Despite all the work that scientists are putting into space exploration and research, and all that we've achieved and learned about our solar system, the general public's true understanding of all this is lacking, mostly due to how this information is communicated. It's hard for most people without backgrounds in science to really comprehend what it means when we send a probe past Jupiter, or how far away Eris really is. It's simply difficult to truly grasp the magnitude of our solar system and all it's celestial inhabitants, and the physical dimensions are so vast that rendering it visually has always been difficult to do accurately, leading to a lot of misunderstanding. Thus, OMG SPACE was created: series of various visuals that attempt to solve this problem as part of a graphic design thesis project.
This project is only possible with the infinite scale of the web. To do this in print, one would have to sacrifice either distance or size in order to make it a feasible print job, which is why many textbooks unfortunately fail to illustrate the scale of the solar system accurately. All the planets on this website are to scale, including the sun and dwarf planets. The distances between each object and the sun are also to scale, and both the planets and relative distances are to scale with each other. Everything is calculated at a ratio of 1:647 to make easier numbers to work with and give me reasonable pixels sizes for this website. So if the Sun is 1,391,000 kilometers in diameter, then 1,391,000 divided by 647 equals 2149.92, and if I convert kilometeres to pixels where one kilometer is one pixel, my image of the sun is 2149 pixels squared. The same works for the distances: if Mercury is 57,909,050km from the Sun, with the ratio of 1:647, the distance is boiled down to 89503.94, so Mercury is place 89,503 pixels from where the Sun is placed on the screen.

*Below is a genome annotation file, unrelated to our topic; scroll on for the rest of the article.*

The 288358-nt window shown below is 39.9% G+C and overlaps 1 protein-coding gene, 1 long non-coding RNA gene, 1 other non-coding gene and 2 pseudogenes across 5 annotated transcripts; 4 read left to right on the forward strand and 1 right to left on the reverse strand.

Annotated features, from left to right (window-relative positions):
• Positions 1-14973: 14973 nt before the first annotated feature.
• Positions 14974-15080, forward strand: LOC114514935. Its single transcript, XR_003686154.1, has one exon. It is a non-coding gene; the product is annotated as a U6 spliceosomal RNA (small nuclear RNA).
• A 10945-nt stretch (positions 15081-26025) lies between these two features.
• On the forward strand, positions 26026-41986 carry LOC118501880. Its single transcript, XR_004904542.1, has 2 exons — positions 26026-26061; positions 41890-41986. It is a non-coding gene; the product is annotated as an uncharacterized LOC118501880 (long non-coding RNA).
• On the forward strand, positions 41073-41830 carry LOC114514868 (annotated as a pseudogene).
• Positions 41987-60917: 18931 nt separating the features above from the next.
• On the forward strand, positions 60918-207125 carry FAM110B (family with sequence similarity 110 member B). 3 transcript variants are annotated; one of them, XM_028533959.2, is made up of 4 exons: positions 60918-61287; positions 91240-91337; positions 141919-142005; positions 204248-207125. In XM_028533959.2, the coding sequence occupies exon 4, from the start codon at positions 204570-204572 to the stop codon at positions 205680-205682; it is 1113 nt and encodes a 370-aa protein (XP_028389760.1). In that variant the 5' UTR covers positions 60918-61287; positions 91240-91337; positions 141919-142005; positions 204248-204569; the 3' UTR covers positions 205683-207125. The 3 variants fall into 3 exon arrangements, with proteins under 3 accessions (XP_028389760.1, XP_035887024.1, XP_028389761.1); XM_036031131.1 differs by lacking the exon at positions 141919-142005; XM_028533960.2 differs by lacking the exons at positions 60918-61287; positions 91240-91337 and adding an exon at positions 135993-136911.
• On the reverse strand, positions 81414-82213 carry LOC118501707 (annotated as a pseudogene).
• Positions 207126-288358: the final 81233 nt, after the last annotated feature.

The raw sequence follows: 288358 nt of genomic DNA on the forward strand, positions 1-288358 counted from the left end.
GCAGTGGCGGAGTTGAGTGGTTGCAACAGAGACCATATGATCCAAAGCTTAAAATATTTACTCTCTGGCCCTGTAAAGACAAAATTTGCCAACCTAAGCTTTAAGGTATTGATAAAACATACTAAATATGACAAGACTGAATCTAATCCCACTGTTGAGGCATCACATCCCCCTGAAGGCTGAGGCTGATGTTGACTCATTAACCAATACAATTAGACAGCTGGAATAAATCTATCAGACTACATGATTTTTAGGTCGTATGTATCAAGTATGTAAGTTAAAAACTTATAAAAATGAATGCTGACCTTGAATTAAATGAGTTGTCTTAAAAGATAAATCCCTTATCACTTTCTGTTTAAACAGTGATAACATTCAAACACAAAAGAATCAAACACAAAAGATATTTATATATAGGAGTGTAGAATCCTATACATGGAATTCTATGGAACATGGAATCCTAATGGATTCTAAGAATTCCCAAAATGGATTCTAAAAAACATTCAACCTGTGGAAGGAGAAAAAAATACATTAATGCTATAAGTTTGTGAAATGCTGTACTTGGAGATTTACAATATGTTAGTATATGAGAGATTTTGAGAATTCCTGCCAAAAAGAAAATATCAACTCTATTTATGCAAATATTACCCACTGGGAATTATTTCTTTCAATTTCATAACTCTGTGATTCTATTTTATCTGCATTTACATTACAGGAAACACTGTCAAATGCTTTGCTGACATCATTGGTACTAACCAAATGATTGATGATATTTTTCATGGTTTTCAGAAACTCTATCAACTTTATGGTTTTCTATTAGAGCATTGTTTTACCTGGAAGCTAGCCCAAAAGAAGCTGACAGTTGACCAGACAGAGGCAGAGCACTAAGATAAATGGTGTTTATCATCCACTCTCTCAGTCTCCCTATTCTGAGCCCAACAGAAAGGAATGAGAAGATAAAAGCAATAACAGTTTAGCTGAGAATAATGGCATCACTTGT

OMG SPACE is the thesis project of Margot Trudell, a q graduate of the graphic design program at OCAD University in Toronto, Canada (2011). This website aims to illustrate the scale and the grandeur of our solar system, as well as communicate through the use of infographics our work in the exploration of our solar system with various spacecraft. This website was created in 2011. All data regarding planets, space imagery, missions etc is only up to date as far as early 2011. Minor updates to design and development were made in 2015. Since launch in 2011, this project has been featured online in Fast Co. Design, Wired, Applied Arts and PC Gamer, in print in Arcade Magazine and Depict Magazine, and was published in Understanding the World (Taschen ) in 2014.
The largest image (the Sun) is over 2000 pixels squared and the smallest image (Makemake) is only 1 pixel squared; this page is over 19 million pixels long. Load times may vary.
Infographic prints are available at Society6.